Besides capturing data on destinations and spending, Bondurant tracks the savings on sleeping room costs, calculated as the difference between the price listed on the original RFP and the price after negotiations. She's seen the percentage savings climb to 25 percent in 2002. “We recognize that that is probably going to flatten out,” she says. “There's only so far you can ratchet things down.”
In 2002, several hundred meetings used the system, perhaps 85 percent of the total, estimates Bondurant. In 2003, it should approach 100 percent because in December 2002, the company mandated the corporatewide use of the “Amgen sourcing team” (Star-Cite is invisible to most users).
“What that means is not only do Amgen staff members have to source meetings through this sourcing system, but anyone who does business on behalf of Amgen needs to use it as well, including the third-party medical education companies and independent planners.”
Along with the sourcing mandate, there is also a new rule that anyone with a meeting of 30 or more room nights must use RegWeb, StarCite's Web-based hotel registration tool. “The reason why we're doing that, again, is to capture data and also to have a more consistent look for Amgen meetings. “You could have an audience that is touched by internal Amgen as well as outside meeting planners or medical education companies, and all three things look completely different,” she explains. “We're trying to get a better handle on that.”
The StarCite product line-up also includes Cliqbook, an online air booking tool, which Amgen has used for one national sales meeting. It's not mandated, but 42 percent of the attendees at that meeting used it and gave good feedback for the one-stop shop.
The cost of the StarCite services is a non-issue for Bondurant. The system is “self-funded,” she says, with a commission on the hotel rates that wasn't there before. “Some of the hotels have asked, ‘Why are you now going through a third party when we've spent eight years developing a great relationship with Amgen?’ I understand that perspective, but I just need to be able to capture data.”
But Bondurant hasn't forgotten her hotel partners. “One of the important things [when we were considering the StarCite partnership] was that StarCite agree to work with the national sales offices that we had developed relationships with, not the ones that they had relationships with. My philosophy was that it was our spend, and I felt it was important that the NSOs recognize the benefits of a relationship with Amgen. The NSOs need to know what StarCite is booking on behalf of Amgen. It's worked very well. I have to credit StarCite; they spent a lot of time with the NSOs getting them to understand the electronic RFP and what they needed to do.”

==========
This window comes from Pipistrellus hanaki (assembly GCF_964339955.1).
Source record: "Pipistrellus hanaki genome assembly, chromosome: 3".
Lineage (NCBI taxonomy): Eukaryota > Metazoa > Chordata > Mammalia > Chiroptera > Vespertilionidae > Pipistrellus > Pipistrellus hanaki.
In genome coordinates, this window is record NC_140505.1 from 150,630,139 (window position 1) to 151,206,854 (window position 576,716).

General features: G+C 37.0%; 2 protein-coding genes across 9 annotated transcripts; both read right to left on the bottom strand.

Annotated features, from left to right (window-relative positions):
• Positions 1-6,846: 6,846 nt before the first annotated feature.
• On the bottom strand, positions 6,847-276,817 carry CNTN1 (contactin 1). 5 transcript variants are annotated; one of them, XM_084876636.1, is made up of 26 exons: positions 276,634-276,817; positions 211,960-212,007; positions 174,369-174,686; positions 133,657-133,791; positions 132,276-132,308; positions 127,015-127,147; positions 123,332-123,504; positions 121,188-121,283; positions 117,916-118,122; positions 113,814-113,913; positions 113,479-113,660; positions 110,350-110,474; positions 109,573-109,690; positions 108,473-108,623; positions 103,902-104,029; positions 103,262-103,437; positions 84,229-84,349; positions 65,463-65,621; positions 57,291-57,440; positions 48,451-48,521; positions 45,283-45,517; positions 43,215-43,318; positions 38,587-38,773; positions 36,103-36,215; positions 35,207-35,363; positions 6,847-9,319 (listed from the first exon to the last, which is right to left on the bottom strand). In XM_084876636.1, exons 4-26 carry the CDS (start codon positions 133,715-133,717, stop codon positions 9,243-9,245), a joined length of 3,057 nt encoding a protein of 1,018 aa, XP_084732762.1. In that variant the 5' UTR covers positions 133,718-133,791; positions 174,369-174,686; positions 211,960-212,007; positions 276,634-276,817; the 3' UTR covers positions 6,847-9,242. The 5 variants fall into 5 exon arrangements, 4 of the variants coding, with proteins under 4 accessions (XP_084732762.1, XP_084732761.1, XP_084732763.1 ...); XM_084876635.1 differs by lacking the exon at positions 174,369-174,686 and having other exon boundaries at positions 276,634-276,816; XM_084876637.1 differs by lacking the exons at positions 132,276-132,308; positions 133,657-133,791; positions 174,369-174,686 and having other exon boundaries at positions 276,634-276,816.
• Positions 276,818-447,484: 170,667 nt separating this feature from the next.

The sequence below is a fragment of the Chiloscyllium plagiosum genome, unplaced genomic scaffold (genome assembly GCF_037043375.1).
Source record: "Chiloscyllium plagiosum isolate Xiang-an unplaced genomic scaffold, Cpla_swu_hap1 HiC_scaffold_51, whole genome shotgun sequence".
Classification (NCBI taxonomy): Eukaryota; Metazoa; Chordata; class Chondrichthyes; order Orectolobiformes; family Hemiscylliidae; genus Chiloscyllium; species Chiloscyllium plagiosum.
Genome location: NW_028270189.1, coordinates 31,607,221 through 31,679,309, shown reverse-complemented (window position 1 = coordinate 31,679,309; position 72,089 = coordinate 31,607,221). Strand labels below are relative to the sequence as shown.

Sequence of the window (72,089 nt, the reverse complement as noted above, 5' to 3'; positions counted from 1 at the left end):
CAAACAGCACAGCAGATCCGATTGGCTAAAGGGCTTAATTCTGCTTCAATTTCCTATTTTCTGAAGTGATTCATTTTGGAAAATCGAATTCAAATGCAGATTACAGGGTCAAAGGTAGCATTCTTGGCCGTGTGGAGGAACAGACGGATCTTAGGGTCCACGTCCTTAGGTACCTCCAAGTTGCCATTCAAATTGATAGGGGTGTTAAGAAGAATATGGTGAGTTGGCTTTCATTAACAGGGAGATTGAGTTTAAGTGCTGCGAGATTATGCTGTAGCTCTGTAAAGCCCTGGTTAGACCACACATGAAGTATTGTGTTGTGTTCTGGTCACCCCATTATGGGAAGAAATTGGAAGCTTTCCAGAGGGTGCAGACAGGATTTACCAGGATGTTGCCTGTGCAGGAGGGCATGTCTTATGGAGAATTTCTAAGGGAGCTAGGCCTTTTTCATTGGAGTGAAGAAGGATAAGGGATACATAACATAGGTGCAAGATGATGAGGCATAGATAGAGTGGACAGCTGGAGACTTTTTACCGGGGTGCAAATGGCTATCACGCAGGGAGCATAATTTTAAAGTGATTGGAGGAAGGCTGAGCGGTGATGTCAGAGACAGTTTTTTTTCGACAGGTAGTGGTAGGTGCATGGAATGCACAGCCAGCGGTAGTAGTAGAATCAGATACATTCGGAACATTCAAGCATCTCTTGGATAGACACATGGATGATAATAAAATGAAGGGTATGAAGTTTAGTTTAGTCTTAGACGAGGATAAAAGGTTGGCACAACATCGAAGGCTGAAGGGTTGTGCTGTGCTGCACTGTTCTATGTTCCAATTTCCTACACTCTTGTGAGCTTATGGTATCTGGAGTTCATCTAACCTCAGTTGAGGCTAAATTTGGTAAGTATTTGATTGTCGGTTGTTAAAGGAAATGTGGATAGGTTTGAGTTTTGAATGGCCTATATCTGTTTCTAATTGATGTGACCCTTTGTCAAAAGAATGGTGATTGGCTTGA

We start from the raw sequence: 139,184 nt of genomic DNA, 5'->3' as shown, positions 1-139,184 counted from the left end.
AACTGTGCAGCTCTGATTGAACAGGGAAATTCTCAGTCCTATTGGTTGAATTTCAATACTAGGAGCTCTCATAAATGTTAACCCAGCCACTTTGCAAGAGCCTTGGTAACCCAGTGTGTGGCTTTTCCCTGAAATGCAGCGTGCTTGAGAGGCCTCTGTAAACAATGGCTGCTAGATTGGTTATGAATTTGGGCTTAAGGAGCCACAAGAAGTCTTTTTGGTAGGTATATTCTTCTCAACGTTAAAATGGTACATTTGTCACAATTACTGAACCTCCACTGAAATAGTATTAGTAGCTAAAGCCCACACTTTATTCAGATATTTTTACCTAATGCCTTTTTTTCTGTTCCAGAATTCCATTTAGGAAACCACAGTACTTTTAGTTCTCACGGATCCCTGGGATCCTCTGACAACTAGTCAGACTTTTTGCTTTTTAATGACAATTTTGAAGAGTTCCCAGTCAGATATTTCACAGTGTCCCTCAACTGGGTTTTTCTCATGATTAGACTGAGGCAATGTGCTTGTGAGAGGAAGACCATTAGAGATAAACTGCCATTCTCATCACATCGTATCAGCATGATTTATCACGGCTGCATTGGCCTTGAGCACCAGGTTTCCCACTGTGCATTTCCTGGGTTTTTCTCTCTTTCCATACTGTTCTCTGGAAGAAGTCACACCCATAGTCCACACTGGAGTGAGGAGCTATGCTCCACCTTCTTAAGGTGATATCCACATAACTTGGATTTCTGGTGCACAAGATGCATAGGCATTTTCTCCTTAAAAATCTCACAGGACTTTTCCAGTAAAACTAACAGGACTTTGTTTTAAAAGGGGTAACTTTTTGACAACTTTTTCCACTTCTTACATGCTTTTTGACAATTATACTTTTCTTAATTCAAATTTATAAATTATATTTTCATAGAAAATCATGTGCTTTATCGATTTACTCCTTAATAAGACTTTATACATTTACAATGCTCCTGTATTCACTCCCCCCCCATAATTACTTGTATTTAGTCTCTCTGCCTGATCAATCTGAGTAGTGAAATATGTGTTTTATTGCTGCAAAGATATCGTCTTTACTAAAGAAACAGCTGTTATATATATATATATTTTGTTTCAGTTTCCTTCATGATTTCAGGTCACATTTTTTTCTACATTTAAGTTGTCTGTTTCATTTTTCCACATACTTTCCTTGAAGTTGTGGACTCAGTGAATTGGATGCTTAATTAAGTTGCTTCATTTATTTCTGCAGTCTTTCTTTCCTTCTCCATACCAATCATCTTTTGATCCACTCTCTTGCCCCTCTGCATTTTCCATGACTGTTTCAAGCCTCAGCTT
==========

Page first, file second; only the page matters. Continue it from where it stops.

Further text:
And while both the negotiators and the economy may get credit, Bondurant has not seen rates go up by 10 percent, moving from net noncommissionable rates to a commission structure. “We're getting the same if not better rates than before. The return on investment is pretty significant.”
With new and more robust data on its way, Bondurant anticipates the implications: “Down the line, are we shifting market share? Are we concentrating our spend with fewer hotel chains? Are we going to bundle our meeting spend with our transient travel? There's a lot to be determined.
“I'm very passionate about this because I'm passionate about doing the right thing for the company, and saving money, and risk aversion. I think the processes that we have in place have really defined what that looks like and protected Amgen, and will continue to give us the best value for our dollar.”
Amgen is sourcing its meeting sites and capturing data using the StarCite system, but StarCite is just one of a number of companies with Web-based solutions to companies' meeting consolidation needs. Here are some of the industry leaders:
- b-there ➢ www.b-there.com
- GetThere Direct ➢ www.getthere.com
- PlanSoft ➢ www.plansoft.com
- ProcurePoint ➢ www.procurepoint.com
- SeeUthere ➢ www.seeuthere.com
- StarCite ➢ www.starcite.com
Convincing the Meeting Planners
Selling the e-RFP at Amgen has been an ongoing responsibility for Betsy Bondurant, CMP, associate director, meeting planning and trade show, for Amgen in Thousand Oaks, Calif. She says it's often the nonprofessional meeting planners who need the most coaxing. “There are people who enjoy meeting planning. You just have to educate them that the contracting and sourcing part can be easily divorced from the tactical meeting portion and explain that they're really two different disciplines.”
Bondurant makes sure to focus on the benefits of the new process, explaining that planners can expect to see lower rates, save themselves time, and have the contracttaken care of. “A light bulb goes on, and they think, ‘Amgen is liable. Why don't I let the experts do this for me?’ and to us the risk aversion and cost avoidance is huge,” says Bondurant. “At some of the meetings we've had, we talk about the rebooking clauses that we're typically able to negotiate, [and] you'll hear, ‘I didn't know you could do that.’”
Bondurant has spread the word about e-RFPs using “brown-bag” seminars — “lunch and learns” — inviting administrative coordinators and meeting planners to hear about the new process. “As we started getting data, we would start showing the percentage savings we were able to identify, and eyebrows would go up.”
With the new corporatewide mandate to source meetings through StarCite, everyone who does meetings on behalf of Amgen has also been invited to participate in a conference call to walk through the new process. And Bondurant has also written letters to address the new policies with the medical education companies and independent planners Amgen that works with.
“We're being somewhat understanding. This is a new process; you're not going to get 100 percent compliance,” Bondurant says.